Wednesday, March 12, 2014

Learning from the masters series: Jasper Fforde & world building


Always looking at a master's work before tackling your own world building is a good way to not just see the process in action but immerse yourself in it, so when you dive into your own work, the spell has been cast, a sense of the cape of good building has been settled like a lawn about your shoulders.  The magic seeps in and passes out through your fingertips.  Well, maybe not, but paying attention to when it is done well, can teach you how to do it right.

Jasper Fforde builds worlds with aplomb, as though the place and characters were just out there, and he was writing it out as it lay before him, mesmerizing, real.  The first book of Fforde's that I read was The Eyre Affair.  I had just reread Jane Eyre, so I had a fine time revisiting the characters through this new lens.  The setting was a familiar place, and the premise was comfortable to swallow.

I followed the Thursday Next series through to the end and went in search of his next work.  I settled on Shades of Grey: The Road to High Saffron.  This new world was thoroughly out there, fully realized, different from any real or created world of my experience.  Fforde integrated everything: politics, social interaction, the scope of visual intake, family structure, love, oddnesss within the very strangeness of the world itself which was more than weird enough, might I say "quirky?"  Look at this excerpt.

   "You!" I cried.  For standing on the doorstep was the quirky rude girl who had threatened to break my jaw back in Vermillion.  I felt a curious mix of elation and trepidation, which came out as looking startled.  And so was she.  A second's worth of doubt crossed her face, then she relaxed and stared at me impassively.
   "You've met?" came a stern voice. Standing behind her was a woman who I assumed must be Sally Gamboge, the Yellow prefect.  She, like Bunty McMustard at the station, was covered from head to foot in a well-tailored bright synthetic-yellow skirt and jacket.  She even had yellow earrings, headband and watch strap.  The color was so bright, in fact, that my cortex cross-fired, and her clothes became less of a fierce shade and more the sickly-sweet smell of bananas. But it wasn't actually a smell; it was only the sense of one.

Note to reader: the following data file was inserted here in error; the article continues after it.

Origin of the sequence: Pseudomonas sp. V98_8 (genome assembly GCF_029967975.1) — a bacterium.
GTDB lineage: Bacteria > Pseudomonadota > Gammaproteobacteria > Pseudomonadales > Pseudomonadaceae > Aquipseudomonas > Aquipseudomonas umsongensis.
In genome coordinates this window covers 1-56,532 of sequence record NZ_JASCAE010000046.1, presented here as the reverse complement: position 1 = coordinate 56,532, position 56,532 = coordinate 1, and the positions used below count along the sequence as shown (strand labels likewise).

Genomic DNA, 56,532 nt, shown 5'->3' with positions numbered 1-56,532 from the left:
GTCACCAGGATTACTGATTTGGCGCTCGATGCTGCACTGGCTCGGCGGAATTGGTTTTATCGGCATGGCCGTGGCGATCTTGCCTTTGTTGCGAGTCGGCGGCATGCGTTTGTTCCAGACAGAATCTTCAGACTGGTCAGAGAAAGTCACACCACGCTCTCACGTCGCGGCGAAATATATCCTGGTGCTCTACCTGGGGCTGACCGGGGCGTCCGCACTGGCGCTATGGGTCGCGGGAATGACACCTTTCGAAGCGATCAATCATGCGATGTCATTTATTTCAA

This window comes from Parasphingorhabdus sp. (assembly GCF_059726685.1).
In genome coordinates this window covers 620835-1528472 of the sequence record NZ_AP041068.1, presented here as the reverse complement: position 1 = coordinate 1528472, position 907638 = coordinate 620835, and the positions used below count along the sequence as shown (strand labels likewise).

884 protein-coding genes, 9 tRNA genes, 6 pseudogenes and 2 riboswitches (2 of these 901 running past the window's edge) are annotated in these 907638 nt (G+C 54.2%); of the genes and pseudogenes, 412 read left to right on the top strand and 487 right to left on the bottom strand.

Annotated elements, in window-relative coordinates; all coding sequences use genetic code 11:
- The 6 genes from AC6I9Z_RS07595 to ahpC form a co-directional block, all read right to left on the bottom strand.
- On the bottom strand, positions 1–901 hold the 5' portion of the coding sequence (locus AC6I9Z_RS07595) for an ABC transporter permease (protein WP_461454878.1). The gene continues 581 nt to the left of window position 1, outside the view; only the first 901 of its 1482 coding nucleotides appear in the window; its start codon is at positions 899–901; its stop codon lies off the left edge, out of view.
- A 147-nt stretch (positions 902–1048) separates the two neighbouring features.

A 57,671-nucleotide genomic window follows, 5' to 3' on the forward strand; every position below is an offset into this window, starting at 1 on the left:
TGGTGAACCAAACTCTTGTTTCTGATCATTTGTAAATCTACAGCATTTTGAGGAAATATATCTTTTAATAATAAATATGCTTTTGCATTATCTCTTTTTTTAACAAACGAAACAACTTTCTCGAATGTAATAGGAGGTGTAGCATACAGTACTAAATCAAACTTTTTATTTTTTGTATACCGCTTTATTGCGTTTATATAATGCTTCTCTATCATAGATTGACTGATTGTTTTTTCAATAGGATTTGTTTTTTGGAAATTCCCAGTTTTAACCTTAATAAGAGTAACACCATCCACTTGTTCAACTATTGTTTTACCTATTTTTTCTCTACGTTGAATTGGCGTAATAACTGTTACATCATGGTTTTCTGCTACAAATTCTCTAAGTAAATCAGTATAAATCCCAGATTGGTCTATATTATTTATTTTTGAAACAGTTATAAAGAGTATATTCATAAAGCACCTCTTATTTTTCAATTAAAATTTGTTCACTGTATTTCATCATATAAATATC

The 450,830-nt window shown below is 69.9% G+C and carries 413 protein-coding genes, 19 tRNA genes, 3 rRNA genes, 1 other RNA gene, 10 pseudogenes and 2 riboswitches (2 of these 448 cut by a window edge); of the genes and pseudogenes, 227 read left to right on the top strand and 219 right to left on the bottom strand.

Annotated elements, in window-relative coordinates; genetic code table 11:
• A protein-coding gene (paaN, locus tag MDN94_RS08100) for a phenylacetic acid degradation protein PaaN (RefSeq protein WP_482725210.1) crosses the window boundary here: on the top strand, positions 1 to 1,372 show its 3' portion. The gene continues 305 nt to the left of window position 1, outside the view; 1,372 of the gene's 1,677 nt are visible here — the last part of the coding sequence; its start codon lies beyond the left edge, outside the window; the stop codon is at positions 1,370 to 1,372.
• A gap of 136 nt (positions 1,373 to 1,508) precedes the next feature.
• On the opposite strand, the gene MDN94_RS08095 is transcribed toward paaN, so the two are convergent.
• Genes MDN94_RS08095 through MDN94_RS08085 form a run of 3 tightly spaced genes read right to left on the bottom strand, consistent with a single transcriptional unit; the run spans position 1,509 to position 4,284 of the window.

"Yes," I said without thinking.  "She threatened to break my jaw!"
   It was a very serious accusation, and I regretted saying it almost immediately.  Russets don't usually snitch.
   "Where was this?" the woman asked.
   "Vermillion," I replied in a quiet voice.''
   "Jane?" said Gamboge sternly. "Is this true?"
   "No, ma'am," she replied in an even tone, quite unlike the threatening one I had heard that morning.    "I've never even see this young man before--or been to Vermillion."

Everything is suffused with color references, literally soaked (hmmm, unexpected pun; take it as intended.  Fforde would appreciate it).  I love that Russet's cortex cross-fired, resulting in the unpleasant smell of overripe bananas.  This world of chromatic status and underground color-exposure sneaking renegades rides a tight pencil line.

I cannot imagine the degree of planning and research that went into its creation, but I can appreciate it.  The plot, characterization,  names, development of relationships, economics, politics, medicine, education system, and so forth, all drove the conflict in a slow buildup that felt by page 105 a normal flow of the world this novel developed from.  It was that country next door; you know, that one with odd ideas, but they manage to run the nation that way.  Totally believable, quirky and real.

So how did he do it.  I am sure he has some system of development.  Surely, this did not just fly from the fingertips day after day without the groundwork being laid months in advance.  Time.  He must have used lots of time and thought on this work.  Surely, much was supported by the inspired moment of writing, but planning and development had to come first.

  • Who has power and how does it relate to color recognition?
  • The list of names for people, places, occupations, conditions, social status, common phrasing must have been a tremendous effort to create.  The fashion industry, yearly function of having to come up with unique names for the new year's favorite colors, has to be envious or else rubbing their hands with relish since they now had a text that would be their quintessential resource for decades to come.
  • What is the ultimate degree of a color and what the minimum before stopping at grey?
  • The punishment for not following the rules, or breaking tradition or going against social expectation.
  • What are the dangers to stepping past your designated chromatic level?
  • What type of person would attempt to break the rules?
  • How would the hero cope with the conflict against such imbedded protocol? 
  • What would be the benefit of breaking from the rules of society, the legal system, occupation, family position and structure?
  • How does love fit into this? Does it not have a place at all or is it warped?
  • What is the underlying logic of the descent of chromatic recognition?  Did it have a beginning or is it a steady state now reaching an end to the balance due to some new evolution?
The list of questions goes on and on.   But to build a world so different from the one we live in so much must be thought through and committed to paper before the story can begin to tell itself.  I read with pleasure, but a part of me spent a lot of time just being awed by Fforde's creation.

What author's world has held you captive, impressed and blown over?  What important questions must she or he had to have asked before the story could gain traction?  What was the underlying difference it fed from?

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